I continued to be kinda surprised by outdoor folks who gladly pay $400 for a GPS, $300 for a tent, $200 for an iPod, $170 for the NeoAir, $300 for a down bag, $250 for hiking boots but see $225 as a high price for the best bed you can carry.

Posted by Karl D - 05/01/2009 11:58 AM

I think I may be in the minority then somehow since I’m a minimalist when I camp. No ipod, no GPS (wth?)…

Posted by doc thomas - 05/01/2009 05:14 PM

I love comfort but also love to have my Hether lying beside me.Do they make a double? The price is not outrageous and design seems ingenious.My personal kudos to the inventor…doc

Posted by Chuck W - 05/02/2009 04:52 AM

3 lbs??? My Big Agnes Aircore is very comfy for $69 and about 1.3 lbs. Thanks, but no thanks.

Posted by David Lee - 05/03/2009 09:16 PM

I use one of these while traveling. It fits in my backpack with my laptop and a thin cashmere blanket. It has passed through security in at least a dozen airports and is typically more comfortable than crashing on a short sofa.

Posted by Drake - 05/07/2009 01:20 PM

For anyone who backpacks in anything less then warm weather a cot is not the way to go. They loose far too much heat out the bottom requiring you to bring an extra layer of insolation to line it with.

Posted by Dave Andrews - 08/17/2009 04:10 PM

I went to his barn/factory in Lake Jackson to check it out. I’m tipping the scales at 315 lbs. I didn’t touch the floor. This cot is incredible!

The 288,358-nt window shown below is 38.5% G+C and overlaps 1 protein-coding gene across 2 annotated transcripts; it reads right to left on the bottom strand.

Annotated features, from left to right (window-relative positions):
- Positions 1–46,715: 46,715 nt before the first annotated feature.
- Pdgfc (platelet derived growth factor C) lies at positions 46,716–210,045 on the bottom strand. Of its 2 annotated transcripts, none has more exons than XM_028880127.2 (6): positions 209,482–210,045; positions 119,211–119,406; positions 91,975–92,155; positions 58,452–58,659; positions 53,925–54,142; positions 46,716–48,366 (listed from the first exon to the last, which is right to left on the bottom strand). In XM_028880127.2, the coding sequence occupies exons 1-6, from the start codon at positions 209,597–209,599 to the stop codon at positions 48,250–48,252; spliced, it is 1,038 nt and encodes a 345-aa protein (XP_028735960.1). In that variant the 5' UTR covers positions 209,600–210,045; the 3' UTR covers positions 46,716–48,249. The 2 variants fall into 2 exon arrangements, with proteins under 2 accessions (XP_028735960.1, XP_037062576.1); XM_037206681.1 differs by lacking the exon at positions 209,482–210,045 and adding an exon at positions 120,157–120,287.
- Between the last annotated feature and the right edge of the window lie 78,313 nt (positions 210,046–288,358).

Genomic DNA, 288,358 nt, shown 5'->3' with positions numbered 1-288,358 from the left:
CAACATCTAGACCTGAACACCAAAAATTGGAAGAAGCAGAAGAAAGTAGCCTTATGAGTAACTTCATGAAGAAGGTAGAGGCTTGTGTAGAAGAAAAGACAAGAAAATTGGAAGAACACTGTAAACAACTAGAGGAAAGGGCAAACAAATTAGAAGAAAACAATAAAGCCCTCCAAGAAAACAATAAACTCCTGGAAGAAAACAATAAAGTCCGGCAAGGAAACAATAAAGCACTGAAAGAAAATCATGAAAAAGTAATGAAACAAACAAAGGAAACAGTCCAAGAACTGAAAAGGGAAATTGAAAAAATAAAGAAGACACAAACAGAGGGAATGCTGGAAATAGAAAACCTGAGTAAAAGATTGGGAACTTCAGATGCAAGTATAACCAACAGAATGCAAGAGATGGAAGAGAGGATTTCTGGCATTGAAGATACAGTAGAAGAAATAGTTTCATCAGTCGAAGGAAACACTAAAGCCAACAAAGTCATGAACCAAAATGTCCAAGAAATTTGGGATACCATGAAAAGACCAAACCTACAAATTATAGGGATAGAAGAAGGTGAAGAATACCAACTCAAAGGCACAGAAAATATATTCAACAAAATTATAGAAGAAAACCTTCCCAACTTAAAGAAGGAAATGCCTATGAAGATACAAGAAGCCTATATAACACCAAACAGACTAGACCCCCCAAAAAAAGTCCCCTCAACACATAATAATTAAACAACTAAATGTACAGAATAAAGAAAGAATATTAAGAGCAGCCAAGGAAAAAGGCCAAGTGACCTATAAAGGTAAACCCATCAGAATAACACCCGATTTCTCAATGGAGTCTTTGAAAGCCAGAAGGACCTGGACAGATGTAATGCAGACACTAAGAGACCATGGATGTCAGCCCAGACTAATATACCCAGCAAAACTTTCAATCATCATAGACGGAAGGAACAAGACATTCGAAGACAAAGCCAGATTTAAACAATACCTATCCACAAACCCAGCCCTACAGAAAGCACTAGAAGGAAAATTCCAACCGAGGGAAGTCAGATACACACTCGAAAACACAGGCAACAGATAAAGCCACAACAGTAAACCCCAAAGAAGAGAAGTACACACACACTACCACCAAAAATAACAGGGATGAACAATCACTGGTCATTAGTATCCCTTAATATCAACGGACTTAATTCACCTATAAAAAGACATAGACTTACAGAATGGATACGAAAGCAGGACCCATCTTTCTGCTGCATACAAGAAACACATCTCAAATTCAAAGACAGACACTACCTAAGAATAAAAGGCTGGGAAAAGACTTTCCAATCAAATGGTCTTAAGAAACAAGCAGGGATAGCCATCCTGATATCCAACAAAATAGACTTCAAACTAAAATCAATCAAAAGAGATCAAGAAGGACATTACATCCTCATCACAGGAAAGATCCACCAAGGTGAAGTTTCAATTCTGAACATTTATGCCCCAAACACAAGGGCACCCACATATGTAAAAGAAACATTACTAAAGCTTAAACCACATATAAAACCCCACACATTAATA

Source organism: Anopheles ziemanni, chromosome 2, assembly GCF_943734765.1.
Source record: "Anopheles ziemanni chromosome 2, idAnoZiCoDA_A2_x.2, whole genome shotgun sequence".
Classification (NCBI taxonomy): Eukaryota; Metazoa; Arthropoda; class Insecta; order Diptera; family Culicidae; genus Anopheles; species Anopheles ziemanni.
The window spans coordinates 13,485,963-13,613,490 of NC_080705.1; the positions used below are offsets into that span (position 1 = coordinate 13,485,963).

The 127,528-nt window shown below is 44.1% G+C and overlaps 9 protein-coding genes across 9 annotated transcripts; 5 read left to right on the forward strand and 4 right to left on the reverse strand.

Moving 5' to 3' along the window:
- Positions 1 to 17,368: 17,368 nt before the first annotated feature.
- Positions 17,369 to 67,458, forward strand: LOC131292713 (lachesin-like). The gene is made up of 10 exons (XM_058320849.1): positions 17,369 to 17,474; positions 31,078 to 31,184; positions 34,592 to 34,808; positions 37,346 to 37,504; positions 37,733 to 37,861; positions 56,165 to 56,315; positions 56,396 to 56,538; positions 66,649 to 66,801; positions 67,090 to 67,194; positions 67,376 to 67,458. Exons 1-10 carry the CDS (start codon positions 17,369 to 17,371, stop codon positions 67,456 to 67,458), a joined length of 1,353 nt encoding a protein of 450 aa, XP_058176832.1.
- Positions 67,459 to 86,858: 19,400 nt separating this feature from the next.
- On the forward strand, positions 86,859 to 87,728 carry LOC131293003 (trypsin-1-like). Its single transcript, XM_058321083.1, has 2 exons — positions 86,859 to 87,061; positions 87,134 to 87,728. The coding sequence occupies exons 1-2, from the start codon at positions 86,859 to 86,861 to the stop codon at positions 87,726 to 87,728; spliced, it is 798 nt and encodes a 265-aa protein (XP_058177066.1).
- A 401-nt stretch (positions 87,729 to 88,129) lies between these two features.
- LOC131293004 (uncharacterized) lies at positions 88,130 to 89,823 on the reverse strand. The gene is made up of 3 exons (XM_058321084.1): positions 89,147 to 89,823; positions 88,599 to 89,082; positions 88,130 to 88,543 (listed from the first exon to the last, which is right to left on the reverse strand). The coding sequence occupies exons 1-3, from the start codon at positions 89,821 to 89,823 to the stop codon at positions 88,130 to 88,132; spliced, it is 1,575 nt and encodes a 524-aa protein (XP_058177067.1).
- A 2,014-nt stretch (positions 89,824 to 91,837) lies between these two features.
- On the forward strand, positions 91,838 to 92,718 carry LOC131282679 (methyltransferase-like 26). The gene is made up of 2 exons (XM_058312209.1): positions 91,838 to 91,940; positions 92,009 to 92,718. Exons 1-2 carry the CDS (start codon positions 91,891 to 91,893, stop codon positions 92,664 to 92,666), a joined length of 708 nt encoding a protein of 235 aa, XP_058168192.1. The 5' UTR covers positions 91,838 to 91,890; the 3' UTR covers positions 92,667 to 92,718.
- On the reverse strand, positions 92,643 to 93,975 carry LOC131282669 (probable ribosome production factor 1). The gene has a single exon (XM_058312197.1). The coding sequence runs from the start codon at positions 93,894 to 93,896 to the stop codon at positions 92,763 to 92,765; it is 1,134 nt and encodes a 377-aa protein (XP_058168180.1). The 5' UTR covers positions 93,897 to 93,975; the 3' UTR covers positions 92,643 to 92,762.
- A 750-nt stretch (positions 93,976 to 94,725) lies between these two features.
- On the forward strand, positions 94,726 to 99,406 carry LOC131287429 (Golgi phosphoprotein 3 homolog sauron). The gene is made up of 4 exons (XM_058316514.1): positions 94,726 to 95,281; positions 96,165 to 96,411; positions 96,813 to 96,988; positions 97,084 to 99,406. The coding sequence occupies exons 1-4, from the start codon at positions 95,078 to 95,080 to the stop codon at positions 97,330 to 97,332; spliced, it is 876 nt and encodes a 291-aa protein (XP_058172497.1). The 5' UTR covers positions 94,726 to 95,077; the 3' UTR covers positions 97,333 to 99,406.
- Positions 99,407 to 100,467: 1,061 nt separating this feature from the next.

Posted by Marty - 07/19/2010 06:17 AM

This is the BEST think I ever have gotten for camping. it only take 3 to 5 mins to put together and same amount of time to take down. and I have not put it together some nights knowing I will be packing up early and needing to take off. That is the biggist mestake I make on any camping trip. I do have a air mat as well, I always put it on top of it, not that you need it. When it is HOT I only use the Cot, good air flow. I don’t put it up one time on a trip :) one of these time I will remember it from the last, Well, I think I know now to all ways put it up, it is a great night sleep. For the deepness of my sleep when on the cot makes the next day some much better.

Posted by John C - 12/08/2010 11:02 PM

I own an UltraLite Cot and a Big Agnes Insulated Air Core. They are both fantastic and I use them together and separately – depending on trek & temp. After the first setup of the UltraLite, each subsequent setup has been easy and intuitive. I’m an avid outdoorsman and a great bed makes any trek that much more amazing. Well worth the price!

Posted by John S - 05/06/2011 01:07 PM

One thing for those commenting on the price to remember is this: the cot is Made in America using American made components by a very small company. It’s not going to be price competitive with a product made in Asia by a much bigger company. Overseas mass production vs domestic boutique production.

Posted by Alex Shu - 08/19/2011 08:47 PM

does anybody know what the legs are made out of? it looks like plastic but i am not sure…

Posted by Jason Silver - 05/28/2012 11:26 AM

I saw something on Instructables.com on how to make your own for $30. I’m thinking of trying that first.

Posted by Peter - 09/16/2012 07:03 PM

Seems they only make it 183 cm long?? Fail..

Posted by Rich - 01/21/2013 08:18 AM

I’ve used the luxury lite cot about 50 times, with a closed cell pad and fitted cotton sheet. The pad is more for insulation than padding as it gets cold in the mountain west. I get a great night’s sleep which is so important when camping. Cost? Good stuff isn’t cheap and if you have junk gear you’re going to the motel. I developed a tear in the mesh and they replaced it free and fast. This is a very durable piece of equipment.